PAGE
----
FuchsTree

UF President Kent Fuchs and Wageningen University and Research Executive Board President Louise Fresco planted a 9-foot live oak tree Thursday for Florida Arbor Day. This is part of an initiative to plant 100 “UniversiTREEs” across the world.

This week, I planted a live oak on the lawn of the Reitz Union near the Field and Fork Pantry.  The planting ceremony was with Louise Fresco, the president of Wageningen University, in celebration of the collaboration between our universities and in honor of Wageningen’s centennial anniversary. Wageningen, based in the Netherlands, is the world’s No. 1-ranked university focusing on agriculture.

Today is Florida Arbor Day. I am reminded of how blessed UF is to be filled with incredible trees.  Some of those trees are the result of ceremonial plantings, such as the live oaks on the Plaza of the Americas, planted as seedlings in 1931 at the dedication for the Center for Latin American Studies. We have a gorgeous large sycamore, affectionately named the “moon tree” because it was grown from a seedling carried to the moon and back in 1971 aboard Apollo 14.  We even have an Ogeechee lime tree that was supposedly planted by Tom Petty when he worked on the UF grounds crew.

I have participated in several ceremonial plantings of trees in celebration of something in the past, such as the dedication of a program or the founding of a university.  However, planting trees is primarily not about the past. The founder of Arbor Day, J. Sterling Morton, said “Arbor Day… is not like other holidays. Each of those reposes on the past, while Arbor Day proposes for the future.”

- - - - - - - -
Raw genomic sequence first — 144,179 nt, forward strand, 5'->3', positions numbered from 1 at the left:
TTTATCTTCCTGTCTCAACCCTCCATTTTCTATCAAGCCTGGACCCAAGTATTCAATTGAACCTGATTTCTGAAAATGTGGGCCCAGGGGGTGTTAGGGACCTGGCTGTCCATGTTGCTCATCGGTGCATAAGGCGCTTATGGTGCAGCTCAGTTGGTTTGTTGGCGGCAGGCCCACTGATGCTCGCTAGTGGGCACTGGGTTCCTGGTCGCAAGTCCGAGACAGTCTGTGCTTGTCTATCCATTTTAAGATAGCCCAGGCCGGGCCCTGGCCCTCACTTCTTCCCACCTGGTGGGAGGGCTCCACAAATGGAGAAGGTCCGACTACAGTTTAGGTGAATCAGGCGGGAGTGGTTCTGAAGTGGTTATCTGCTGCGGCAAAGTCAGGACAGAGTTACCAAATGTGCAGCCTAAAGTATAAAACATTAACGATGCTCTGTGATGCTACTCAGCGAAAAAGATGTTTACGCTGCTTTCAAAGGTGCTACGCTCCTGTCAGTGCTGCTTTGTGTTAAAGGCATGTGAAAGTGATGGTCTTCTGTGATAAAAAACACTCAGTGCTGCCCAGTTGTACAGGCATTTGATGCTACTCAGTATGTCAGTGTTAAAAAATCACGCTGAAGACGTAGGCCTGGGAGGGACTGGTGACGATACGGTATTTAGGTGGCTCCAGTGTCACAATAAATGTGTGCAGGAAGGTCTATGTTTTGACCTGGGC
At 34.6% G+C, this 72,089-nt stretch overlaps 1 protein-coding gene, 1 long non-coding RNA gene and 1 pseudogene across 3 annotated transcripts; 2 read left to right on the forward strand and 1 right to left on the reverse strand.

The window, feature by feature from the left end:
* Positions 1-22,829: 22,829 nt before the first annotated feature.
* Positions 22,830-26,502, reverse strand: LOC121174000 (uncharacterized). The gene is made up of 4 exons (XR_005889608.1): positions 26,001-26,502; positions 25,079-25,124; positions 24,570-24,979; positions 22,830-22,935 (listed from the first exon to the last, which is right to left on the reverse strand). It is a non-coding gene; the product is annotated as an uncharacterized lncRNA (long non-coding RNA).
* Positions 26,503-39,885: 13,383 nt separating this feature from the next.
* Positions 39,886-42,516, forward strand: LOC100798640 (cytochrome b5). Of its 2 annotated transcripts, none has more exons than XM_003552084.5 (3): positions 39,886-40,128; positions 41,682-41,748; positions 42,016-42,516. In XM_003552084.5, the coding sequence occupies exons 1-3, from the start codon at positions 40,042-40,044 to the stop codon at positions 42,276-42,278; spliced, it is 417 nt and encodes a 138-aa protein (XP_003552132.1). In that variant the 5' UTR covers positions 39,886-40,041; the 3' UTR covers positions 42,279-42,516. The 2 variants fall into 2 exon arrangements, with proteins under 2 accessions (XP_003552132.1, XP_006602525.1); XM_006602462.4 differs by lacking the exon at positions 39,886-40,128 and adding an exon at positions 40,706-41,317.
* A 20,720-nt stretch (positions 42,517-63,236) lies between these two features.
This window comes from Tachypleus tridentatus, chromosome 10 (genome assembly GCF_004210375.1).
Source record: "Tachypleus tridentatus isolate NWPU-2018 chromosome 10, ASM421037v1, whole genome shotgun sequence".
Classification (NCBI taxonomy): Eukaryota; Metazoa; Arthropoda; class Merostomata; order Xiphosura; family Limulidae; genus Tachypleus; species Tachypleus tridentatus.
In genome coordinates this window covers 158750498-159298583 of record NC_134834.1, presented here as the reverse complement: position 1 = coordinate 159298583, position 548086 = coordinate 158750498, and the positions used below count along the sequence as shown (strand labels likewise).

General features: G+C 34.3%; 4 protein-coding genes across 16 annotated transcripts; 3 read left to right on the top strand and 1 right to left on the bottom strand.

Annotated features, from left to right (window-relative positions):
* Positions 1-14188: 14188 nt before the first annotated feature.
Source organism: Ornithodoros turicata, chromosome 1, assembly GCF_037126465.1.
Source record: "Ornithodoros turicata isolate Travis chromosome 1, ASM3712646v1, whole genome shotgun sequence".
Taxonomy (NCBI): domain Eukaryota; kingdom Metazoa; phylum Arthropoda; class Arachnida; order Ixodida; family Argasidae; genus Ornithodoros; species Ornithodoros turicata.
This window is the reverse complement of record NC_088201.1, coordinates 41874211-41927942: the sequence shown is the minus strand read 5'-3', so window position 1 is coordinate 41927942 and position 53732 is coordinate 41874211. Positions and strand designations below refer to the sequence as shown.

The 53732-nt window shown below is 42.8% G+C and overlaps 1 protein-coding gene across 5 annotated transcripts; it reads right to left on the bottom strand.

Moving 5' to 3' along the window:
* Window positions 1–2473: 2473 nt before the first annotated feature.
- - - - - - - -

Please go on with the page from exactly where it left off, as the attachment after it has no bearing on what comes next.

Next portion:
On Monday, Bina Venkataraman gave a talk in the Phillips Center for the Performing Arts based on her new book “The Optimist’s Telescope: Thinking Ahead in a Reckless Age.”  She encouraged us in the audience to look beyond the near-term and instead focus on the future we want to influence.  

At UF, we are engaged in what author Simon Sinek describes in his new book as “The Infinite Game.” Although the university has specific measurable near-term goals, such as a top-five ranking, an infinite mindset is required when we think of the future of the university.  For example, as president, even though there are urgent daily deadlines (and often hourly), I must continually ask myself: How will my actions affect UF centuries from now?

As Sinek points out, having an infinite mindset means we are living our lives for something bigger than ourselves.  We are living for a cause and living a life filled with service. I trust that this week’s tree planting will be a symbol of how we all live our lives, filled with service and for an infinite cause.

Kent Fuchs is the UF president. His column appears monthly.